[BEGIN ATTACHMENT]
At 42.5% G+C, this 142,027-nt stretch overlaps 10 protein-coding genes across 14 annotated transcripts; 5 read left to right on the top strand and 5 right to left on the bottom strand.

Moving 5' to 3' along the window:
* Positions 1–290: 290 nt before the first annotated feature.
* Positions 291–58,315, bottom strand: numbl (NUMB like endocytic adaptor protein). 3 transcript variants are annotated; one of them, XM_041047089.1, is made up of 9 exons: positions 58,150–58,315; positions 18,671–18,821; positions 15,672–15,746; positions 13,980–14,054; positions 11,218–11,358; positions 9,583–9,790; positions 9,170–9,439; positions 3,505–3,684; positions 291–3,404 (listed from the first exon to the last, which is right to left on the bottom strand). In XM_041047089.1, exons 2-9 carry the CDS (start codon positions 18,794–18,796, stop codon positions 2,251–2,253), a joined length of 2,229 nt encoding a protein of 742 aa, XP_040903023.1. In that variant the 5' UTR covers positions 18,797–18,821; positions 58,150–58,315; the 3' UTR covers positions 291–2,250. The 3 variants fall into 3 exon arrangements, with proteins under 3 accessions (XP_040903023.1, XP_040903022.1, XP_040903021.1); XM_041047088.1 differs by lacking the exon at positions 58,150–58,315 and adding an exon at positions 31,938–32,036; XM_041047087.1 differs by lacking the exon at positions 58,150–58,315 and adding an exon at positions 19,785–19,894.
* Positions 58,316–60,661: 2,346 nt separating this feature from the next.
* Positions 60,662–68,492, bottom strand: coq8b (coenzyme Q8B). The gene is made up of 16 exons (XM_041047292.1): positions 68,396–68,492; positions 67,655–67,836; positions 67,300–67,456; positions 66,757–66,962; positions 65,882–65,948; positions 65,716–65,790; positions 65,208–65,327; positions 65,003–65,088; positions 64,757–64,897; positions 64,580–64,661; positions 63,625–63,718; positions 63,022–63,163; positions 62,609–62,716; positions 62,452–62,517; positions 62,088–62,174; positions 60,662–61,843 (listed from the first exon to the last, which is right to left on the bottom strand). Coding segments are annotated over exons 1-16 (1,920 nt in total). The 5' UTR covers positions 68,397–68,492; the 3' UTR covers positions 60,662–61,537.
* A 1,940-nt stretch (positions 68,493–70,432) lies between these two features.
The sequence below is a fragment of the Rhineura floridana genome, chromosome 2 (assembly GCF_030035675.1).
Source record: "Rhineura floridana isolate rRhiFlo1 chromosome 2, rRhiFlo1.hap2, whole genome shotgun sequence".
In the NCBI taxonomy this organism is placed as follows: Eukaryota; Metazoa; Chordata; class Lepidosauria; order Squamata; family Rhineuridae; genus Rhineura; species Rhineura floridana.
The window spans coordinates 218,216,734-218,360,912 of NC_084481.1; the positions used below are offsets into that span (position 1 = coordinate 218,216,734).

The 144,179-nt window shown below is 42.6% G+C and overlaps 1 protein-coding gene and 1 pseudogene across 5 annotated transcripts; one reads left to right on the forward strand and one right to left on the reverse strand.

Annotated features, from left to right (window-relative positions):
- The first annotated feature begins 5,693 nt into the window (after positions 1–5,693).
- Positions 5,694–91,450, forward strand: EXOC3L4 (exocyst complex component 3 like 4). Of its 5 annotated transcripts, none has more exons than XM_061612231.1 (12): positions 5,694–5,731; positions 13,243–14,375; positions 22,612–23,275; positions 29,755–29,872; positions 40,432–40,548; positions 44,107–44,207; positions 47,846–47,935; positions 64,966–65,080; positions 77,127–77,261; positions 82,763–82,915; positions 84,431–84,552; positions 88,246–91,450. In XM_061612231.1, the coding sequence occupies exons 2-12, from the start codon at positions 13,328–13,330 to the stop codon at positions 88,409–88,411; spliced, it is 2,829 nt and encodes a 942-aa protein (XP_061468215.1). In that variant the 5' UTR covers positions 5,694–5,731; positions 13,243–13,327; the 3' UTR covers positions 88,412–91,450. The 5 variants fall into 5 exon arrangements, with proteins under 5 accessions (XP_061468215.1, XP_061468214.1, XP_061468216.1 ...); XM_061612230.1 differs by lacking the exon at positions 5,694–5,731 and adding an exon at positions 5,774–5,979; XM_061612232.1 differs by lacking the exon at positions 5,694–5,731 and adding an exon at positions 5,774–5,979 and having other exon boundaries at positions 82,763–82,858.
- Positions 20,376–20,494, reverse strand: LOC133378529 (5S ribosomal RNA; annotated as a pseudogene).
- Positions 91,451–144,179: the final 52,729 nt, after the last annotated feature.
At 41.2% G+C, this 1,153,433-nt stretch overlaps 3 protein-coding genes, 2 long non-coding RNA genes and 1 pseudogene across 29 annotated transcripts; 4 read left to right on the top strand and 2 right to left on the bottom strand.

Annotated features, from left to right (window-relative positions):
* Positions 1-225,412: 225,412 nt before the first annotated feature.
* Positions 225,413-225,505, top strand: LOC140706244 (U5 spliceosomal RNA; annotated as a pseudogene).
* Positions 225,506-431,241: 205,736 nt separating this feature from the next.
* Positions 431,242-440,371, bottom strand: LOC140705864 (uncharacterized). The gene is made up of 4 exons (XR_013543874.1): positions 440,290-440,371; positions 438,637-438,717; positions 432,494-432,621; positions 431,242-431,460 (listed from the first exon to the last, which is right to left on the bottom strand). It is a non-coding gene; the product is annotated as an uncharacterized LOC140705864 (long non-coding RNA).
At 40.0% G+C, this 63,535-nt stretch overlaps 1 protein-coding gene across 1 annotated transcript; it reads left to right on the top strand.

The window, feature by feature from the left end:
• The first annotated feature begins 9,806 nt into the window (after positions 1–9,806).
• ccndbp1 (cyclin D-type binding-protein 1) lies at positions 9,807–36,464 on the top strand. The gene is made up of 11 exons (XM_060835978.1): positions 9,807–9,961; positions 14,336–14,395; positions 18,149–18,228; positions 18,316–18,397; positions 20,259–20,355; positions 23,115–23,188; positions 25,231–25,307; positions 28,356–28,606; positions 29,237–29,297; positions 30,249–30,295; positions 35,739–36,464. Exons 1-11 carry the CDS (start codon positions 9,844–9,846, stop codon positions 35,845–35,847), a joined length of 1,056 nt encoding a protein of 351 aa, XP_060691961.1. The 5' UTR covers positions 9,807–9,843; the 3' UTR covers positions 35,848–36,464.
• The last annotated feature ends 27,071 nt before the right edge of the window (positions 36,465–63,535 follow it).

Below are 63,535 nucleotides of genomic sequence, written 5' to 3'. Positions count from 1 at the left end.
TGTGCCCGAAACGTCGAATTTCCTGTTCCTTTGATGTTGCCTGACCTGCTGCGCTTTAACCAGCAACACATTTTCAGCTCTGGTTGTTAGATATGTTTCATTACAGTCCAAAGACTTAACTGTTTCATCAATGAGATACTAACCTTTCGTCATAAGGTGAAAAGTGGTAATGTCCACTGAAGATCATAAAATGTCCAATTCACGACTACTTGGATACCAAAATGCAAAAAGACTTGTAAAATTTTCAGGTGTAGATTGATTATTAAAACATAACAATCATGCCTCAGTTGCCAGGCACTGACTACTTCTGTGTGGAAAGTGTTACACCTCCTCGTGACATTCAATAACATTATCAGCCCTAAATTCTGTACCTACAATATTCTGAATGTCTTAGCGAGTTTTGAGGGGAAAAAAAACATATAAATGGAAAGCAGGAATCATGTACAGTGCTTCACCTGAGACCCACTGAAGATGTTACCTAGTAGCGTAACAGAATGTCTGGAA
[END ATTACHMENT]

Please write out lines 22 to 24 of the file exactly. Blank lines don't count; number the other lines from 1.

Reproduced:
* Positions 225,506-431,241: 205,736 nt separating this feature from the next.
* Positions 431,242-440,371, bottom strand: LOC140705864 (uncharacterized). The gene is made up of 4 exons (XR_013543874.1): positions 440,290-440,371; positions 438,637-438,717; positions 432,494-432,621; positions 431,242-431,460 (listed from the first exon to the last, which is right to left on the bottom strand). It is a non-coding gene; the product is annotated as an uncharacterized LOC140705864 (long non-coding RNA).
At 40.0% G+C, this 63,535-nt stretch overlaps 1 protein-coding gene across 1 annotated transcript; it reads left to right on the top strand.